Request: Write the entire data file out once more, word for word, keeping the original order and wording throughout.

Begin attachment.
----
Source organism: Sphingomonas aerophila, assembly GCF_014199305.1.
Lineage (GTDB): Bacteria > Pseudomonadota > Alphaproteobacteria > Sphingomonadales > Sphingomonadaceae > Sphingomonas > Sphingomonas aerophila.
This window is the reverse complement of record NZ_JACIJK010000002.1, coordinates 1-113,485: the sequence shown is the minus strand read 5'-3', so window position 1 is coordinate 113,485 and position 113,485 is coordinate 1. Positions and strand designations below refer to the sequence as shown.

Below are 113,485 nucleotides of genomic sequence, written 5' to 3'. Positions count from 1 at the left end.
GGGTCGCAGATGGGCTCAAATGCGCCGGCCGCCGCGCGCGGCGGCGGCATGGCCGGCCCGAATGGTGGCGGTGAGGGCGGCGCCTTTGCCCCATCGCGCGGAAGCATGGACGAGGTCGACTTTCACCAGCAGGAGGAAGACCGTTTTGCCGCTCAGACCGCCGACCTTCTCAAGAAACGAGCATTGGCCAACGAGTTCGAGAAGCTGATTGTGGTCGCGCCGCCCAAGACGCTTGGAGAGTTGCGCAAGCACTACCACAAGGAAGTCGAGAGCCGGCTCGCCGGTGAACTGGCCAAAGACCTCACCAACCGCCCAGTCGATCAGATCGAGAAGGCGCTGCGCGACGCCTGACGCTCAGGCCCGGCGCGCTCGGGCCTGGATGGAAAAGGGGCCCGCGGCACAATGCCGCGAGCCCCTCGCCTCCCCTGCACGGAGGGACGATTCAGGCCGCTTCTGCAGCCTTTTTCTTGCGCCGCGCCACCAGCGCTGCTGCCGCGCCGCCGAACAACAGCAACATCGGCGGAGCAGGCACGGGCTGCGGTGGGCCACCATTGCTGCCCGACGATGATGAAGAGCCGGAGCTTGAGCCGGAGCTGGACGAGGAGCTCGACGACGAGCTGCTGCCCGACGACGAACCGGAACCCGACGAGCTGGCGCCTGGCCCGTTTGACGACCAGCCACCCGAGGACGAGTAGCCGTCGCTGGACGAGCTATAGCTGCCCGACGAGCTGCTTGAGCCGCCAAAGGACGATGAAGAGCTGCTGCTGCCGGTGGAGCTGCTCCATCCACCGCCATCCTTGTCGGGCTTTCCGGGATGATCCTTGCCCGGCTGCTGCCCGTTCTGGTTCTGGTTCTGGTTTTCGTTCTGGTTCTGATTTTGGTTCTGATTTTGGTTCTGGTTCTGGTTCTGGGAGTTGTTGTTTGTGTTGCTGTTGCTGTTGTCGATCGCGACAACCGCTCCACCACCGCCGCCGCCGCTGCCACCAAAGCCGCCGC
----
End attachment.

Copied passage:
Source organism: Sphingomonas aerophila, assembly GCF_014199305.1.
Lineage (GTDB): Bacteria > Pseudomonadota > Alphaproteobacteria > Sphingomonadales > Sphingomonadaceae > Sphingomonas > Sphingomonas aerophila.
This window is the reverse complement of record NZ_JACIJK010000002.1, coordinates 1-113,485: the sequence shown is the minus strand read 5'-3', so window position 1 is coordinate 113,485 and position 113,485 is coordinate 1. Positions and strand designations below refer to the sequence as shown.

Below are 113,485 nucleotides of genomic sequence, written 5' to 3'. Positions count from 1 at the left end.
GGGTCGCAGATGGGCTCAAATGCGCCGGCCGCCGCGCGCGGCGGCGGCATGGCCGGCCCGAATGGTGGCGGTGAGGGCGGCGCCTTTGCCCCATCGCGCGGAAGCATGGACGAGGTCGACTTTCACCAGCAGGAGGAAGACCGTTTTGCCGCTCAGACCGCCGACCTTCTCAAGAAACGAGCATTGGCCAACGAGTTCGAGAAGCTGATTGTGGTCGCGCCGCCCAAGACGCTTGGAGAGTTGCGCAAGCACTACCACAAGGAAGTCGAGAGCCGGCTCGCCGGTGAACTGGCCAAAGACCTCACCAACCGCCCAGTCGATCAGATCGAGAAGGCGCTGCGCGACGCCTGACGCTCAGGCCCGGCGCGCTCGGGCCTGGATGGAAAAGGGGCCCGCGGCACAATGCCGCGAGCCCCTCGCCTCCCCTGCACGGAGGGACGATTCAGGCCGCTTCTGCAGCCTTTTTCTTGCGCCGCGCCACCAGCGCTGCTGCCGCGCCGCCGAACAACAGCAACATCGGCGGAGCAGGCACGGGCTGCGGTGGGCCACCATTGCTGCCCGACGATGATGAAGAGCCGGAGCTTGAGCCGGAGCTGGACGAGGAGCTCGACGACGAGCTGCTGCCCGACGACGAACCGGAACCCGACGAGCTGGCGCCTGGCCCGTTTGACGACCAGCCACCCGAGGACGAGTAGCCGTCGCTGGACGAGCTATAGCTGCCCGACGAGCTGCTTGAGCCGCCAAAGGACGATGAAGAGCTGCTGCTGCCGGTGGAGCTGCTCCATCCACCGCCATCCTTGTCGGGCTTTCCGGGATGATCCTTGCCCGGCTGCTGCCCGTTCTGGTTCTGGTTCTGGTTTTCGTTCTGGTTCTGATTTTGGTTCTGATTTTGGTTCTGGTTCTGGTTCTGGGAGTTGTTGTTTGTGTTGCTGTTGCTGTTGTCGATCGCGACAACCGCTCCACCACCGCCGCCGCCGCTGCCACCAAAGCCGCCGC